Heat Check: “When buying serving pieces … look for ones that are ovenproof. This allows for baking, heating and serving all in one,” Dagmar says. That goes for place settings, too. She adds that Le Creuset has oven-safe and scratch-resistant options that come in eight colors.

Lifetime Commitment:
Dagmar advises customers to invest in cookware lines with lifetime warranties made by companies that have been around for decades. Some of her favorites are Le Creuset, Wusthof and Chantal. “They are a bit more costly, but watch for sales,” she says. “These companies have promotions throughout the year.”

Measuring Up: Ideally, we’d all cook focused solely on the task at hand, but that’s tough to do during the holidays. “If you must cook and chat, do what the cooking shows do: Buy little prep bowls and measure out all the ingredients,” Dagmar says. “This way you will never double-up on something or omit an ingredient.”
Eggs Benedict Casserole

Warm quiches, freshly baked muffins and scones, granola fruit parfaits and luscious tarts line the inviting glass cases inside Petit Fours Patisserie & Café in Toledo. The selection offers a bounty of options to accompany chef and manager Kristy Schetter’s recipes for eggs Benedict casserole with blender hollandaise and French toast crème caramel — two make-ahead brunch dishes that leave popping the food in the oven and whipping up the easy blender hollandaise the only morning-of-meal tasks. Brunch should be a laid-back affair for everyone, including the host, and Schetter’s recipes help make that possible. “The casseroles cook at the same temperature and for about the same amount of time,” she says. “And as long as there is the oven space for both of them, it will work out perfectly.”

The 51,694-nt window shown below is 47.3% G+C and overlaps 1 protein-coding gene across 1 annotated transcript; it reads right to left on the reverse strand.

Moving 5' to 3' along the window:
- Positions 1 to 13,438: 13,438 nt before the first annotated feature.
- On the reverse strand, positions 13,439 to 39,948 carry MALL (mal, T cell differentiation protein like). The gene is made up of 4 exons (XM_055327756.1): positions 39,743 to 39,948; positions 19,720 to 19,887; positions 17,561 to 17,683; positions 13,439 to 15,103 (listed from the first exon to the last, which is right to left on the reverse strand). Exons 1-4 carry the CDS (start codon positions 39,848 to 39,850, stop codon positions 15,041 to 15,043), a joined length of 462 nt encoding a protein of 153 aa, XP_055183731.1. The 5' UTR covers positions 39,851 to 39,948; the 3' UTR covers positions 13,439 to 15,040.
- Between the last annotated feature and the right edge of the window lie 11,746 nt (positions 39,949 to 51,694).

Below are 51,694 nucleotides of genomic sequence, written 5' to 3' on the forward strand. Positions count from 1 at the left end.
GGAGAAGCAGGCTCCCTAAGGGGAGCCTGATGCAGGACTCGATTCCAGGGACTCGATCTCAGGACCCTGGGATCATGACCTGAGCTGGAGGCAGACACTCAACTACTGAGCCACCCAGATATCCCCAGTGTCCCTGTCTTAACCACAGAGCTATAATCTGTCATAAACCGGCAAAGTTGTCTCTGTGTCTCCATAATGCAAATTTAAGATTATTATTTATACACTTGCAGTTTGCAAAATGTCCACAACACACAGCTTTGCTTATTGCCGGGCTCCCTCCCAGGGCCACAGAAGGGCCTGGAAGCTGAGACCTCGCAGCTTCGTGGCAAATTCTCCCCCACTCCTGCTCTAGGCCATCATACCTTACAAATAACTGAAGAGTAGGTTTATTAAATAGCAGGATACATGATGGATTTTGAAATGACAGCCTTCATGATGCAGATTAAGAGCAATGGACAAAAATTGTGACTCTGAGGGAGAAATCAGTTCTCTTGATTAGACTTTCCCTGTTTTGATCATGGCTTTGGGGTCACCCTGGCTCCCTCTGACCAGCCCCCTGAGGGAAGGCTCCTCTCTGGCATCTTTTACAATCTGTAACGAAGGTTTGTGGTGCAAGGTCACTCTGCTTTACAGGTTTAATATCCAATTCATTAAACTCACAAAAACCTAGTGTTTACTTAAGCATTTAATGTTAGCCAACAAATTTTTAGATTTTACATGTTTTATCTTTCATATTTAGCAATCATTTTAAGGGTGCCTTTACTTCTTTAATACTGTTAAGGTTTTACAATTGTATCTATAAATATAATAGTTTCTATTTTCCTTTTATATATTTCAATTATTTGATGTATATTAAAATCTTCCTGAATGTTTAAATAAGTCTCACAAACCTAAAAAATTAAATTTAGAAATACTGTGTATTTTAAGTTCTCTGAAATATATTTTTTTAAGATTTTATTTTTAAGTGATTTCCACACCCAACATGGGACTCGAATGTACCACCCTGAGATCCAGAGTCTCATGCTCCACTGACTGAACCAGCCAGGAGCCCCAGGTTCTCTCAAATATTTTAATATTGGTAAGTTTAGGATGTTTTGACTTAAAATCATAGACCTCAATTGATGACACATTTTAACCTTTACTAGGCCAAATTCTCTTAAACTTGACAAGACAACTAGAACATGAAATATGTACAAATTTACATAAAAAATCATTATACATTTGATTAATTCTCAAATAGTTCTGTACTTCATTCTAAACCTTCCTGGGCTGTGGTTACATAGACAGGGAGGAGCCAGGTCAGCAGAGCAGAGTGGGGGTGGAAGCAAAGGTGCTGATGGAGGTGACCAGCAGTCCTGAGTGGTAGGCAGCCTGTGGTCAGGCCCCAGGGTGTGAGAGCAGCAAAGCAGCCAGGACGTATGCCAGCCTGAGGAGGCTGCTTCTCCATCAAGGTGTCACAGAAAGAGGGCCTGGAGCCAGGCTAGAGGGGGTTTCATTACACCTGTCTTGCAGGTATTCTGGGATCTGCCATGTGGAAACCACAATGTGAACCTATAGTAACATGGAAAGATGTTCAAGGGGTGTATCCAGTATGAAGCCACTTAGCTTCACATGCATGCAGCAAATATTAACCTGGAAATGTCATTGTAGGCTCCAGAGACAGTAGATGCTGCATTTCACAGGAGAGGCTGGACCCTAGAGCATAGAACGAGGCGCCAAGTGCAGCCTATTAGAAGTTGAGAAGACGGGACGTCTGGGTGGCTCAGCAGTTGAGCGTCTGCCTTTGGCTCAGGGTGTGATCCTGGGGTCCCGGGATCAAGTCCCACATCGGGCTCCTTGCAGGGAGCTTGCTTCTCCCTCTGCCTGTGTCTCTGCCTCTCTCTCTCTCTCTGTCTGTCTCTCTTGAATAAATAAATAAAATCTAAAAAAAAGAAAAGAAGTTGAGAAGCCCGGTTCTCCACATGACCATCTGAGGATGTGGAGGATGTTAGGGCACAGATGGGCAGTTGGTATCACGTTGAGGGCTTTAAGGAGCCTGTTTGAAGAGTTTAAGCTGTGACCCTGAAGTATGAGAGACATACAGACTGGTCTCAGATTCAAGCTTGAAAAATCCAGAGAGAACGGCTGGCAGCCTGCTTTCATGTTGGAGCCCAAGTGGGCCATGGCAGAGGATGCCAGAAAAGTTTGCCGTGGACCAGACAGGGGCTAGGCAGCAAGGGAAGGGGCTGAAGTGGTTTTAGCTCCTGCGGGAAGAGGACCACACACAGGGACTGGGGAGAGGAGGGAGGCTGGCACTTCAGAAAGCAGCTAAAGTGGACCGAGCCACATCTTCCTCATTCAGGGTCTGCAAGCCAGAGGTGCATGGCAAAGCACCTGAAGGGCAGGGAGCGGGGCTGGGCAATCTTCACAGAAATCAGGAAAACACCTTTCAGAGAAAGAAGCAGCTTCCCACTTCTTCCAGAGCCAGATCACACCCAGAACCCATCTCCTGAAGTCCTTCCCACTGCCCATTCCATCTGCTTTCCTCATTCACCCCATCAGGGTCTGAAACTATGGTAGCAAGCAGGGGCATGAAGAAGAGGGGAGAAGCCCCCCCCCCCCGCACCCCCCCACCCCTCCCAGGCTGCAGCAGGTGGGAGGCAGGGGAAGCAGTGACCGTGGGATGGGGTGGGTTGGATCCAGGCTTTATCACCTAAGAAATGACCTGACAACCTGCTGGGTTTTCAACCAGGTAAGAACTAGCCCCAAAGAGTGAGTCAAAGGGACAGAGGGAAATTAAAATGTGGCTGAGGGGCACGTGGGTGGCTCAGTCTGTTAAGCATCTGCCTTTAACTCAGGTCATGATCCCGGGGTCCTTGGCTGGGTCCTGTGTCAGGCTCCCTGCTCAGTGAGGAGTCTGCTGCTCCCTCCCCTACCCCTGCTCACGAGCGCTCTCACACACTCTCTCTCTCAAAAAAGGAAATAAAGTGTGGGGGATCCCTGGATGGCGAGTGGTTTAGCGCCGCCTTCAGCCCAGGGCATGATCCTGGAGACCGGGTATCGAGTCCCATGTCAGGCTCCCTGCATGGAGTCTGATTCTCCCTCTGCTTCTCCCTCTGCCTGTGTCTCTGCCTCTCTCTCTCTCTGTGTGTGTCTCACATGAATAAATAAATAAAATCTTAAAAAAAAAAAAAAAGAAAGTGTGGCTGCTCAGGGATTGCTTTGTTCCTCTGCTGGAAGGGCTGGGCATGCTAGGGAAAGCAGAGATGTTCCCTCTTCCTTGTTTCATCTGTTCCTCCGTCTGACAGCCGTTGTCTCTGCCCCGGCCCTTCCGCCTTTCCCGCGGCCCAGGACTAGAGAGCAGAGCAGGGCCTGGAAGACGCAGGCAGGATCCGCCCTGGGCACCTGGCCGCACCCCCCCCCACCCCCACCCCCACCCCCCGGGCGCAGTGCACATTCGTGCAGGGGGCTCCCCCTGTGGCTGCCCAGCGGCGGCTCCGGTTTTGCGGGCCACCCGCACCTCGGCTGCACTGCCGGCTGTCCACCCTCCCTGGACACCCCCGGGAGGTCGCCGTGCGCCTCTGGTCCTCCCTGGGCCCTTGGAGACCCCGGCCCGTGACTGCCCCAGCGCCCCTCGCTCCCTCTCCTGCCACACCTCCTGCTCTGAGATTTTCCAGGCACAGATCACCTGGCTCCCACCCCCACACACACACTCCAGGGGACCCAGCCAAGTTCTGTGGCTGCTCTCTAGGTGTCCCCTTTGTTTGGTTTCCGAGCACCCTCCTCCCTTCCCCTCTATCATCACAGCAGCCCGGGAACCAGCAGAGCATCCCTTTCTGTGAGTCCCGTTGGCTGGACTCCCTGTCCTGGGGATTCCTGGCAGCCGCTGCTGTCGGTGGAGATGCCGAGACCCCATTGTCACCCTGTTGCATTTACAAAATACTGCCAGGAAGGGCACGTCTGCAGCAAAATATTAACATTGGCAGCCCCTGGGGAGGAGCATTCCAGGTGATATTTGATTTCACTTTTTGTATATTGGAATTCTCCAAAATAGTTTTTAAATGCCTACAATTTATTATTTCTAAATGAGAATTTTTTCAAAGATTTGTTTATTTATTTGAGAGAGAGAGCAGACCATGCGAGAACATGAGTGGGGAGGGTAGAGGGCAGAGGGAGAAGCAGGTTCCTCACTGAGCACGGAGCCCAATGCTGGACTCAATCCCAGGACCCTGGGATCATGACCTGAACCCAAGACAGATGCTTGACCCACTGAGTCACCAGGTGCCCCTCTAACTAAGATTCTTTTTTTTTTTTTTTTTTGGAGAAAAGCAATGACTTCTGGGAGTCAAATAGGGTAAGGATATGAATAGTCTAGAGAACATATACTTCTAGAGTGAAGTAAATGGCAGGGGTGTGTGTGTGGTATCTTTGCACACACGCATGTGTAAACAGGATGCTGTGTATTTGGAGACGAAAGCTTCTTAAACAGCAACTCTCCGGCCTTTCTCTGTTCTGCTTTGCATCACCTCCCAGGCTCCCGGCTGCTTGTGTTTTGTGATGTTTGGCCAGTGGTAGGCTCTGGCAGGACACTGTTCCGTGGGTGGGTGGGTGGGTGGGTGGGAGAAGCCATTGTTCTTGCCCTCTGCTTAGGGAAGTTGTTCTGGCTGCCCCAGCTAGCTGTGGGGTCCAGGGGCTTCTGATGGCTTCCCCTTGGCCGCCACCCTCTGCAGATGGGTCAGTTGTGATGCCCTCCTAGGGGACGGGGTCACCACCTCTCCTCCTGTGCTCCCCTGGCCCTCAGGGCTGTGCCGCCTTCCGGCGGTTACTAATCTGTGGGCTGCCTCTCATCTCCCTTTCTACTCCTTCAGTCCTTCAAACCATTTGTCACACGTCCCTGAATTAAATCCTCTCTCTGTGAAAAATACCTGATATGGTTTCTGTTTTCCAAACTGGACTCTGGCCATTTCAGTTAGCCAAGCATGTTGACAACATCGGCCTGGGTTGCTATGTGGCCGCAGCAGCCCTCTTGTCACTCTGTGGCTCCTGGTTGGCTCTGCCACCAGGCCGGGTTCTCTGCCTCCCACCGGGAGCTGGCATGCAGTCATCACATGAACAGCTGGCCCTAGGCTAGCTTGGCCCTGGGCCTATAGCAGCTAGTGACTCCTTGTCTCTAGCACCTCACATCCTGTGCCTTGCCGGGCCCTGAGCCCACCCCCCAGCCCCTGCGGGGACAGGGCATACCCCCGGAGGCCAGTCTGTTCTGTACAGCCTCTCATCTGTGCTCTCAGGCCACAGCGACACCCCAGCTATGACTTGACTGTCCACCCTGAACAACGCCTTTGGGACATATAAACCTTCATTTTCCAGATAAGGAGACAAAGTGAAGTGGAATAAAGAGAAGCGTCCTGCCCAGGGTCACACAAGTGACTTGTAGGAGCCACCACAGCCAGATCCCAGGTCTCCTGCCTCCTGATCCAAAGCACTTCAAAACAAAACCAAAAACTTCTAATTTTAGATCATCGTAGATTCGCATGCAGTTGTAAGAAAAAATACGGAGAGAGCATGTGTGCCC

Eggs Benedict Casserole
Courtesy of Petit Fours Patisserie & Café

6 English muffins, halved
1 large leek, thinly sliced
12 ounces Canadian bacon, sliced into 1/2-inch strips
2 tablespoons canola or olive oil, plus more for baking dish
6 eggs
2 1/2 cups milk
1 1/2 teapsoons Dijon mustard
1 1/2 cups heavy cream
2 teaspoons chopped chives, plus more for garnish
Pinch of cayenne pepper
Blender hollandaise (recipe follows)

Preheat oven to 350 F. Coat inside of 9-by-13 baking dish with oil. Place English muffins in a single layer on a sheet tray and bake until golden brown. Transfer to the prepared baking dish. Heat 2 tablespoons of oil in a large skillet over medium heat.  Add leeks and cook until tender. Increase the heat to medium-high and add the bacon and continue to cook until leeks and bacon begin to brown. Spoon mixture over the English muffins in baking dish. In a large bowl, whisk together the eggs, milk, Dijon mustard, cream, chives and cayenne pepper. Season with salt and pepper. Pour over contents of baking dish and bake in 350 F oven until the casserole is puffed, golden brown and just set (about 40–45 minutes). Garnish with chives. Cut into serving sizes and serve warm. Yield: Serves 6